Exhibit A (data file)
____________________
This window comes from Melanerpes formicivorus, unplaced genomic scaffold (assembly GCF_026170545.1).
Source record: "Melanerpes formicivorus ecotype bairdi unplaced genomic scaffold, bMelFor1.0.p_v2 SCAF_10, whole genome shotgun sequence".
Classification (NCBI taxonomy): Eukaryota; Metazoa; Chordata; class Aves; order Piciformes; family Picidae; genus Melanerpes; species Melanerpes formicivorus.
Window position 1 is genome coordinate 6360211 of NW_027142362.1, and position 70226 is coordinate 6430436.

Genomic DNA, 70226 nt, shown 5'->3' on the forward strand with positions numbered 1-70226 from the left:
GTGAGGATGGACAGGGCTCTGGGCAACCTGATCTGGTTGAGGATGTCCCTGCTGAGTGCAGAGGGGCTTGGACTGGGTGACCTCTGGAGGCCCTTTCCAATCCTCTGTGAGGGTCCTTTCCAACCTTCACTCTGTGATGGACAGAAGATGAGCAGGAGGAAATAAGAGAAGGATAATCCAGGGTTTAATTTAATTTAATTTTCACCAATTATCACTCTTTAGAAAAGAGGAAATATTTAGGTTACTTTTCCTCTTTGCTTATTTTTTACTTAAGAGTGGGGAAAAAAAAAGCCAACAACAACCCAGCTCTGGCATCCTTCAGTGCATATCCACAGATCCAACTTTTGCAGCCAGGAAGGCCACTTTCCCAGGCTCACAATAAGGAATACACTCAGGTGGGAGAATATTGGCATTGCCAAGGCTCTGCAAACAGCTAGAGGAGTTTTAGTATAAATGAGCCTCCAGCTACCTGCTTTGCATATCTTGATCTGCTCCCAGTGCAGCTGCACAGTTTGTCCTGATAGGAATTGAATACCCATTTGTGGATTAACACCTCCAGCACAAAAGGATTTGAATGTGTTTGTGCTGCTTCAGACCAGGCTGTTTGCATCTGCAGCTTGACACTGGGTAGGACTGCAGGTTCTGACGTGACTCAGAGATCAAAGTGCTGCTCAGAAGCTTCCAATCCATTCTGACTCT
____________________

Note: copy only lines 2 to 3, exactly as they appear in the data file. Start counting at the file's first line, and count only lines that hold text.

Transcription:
Source record: "Melanerpes formicivorus ecotype bairdi unplaced genomic scaffold, bMelFor1.0.p_v2 SCAF_10, whole genome shotgun sequence".
Classification (NCBI taxonomy): Eukaryota; Metazoa; Chordata; class Aves; order Piciformes; family Picidae; genus Melanerpes; species Melanerpes formicivorus.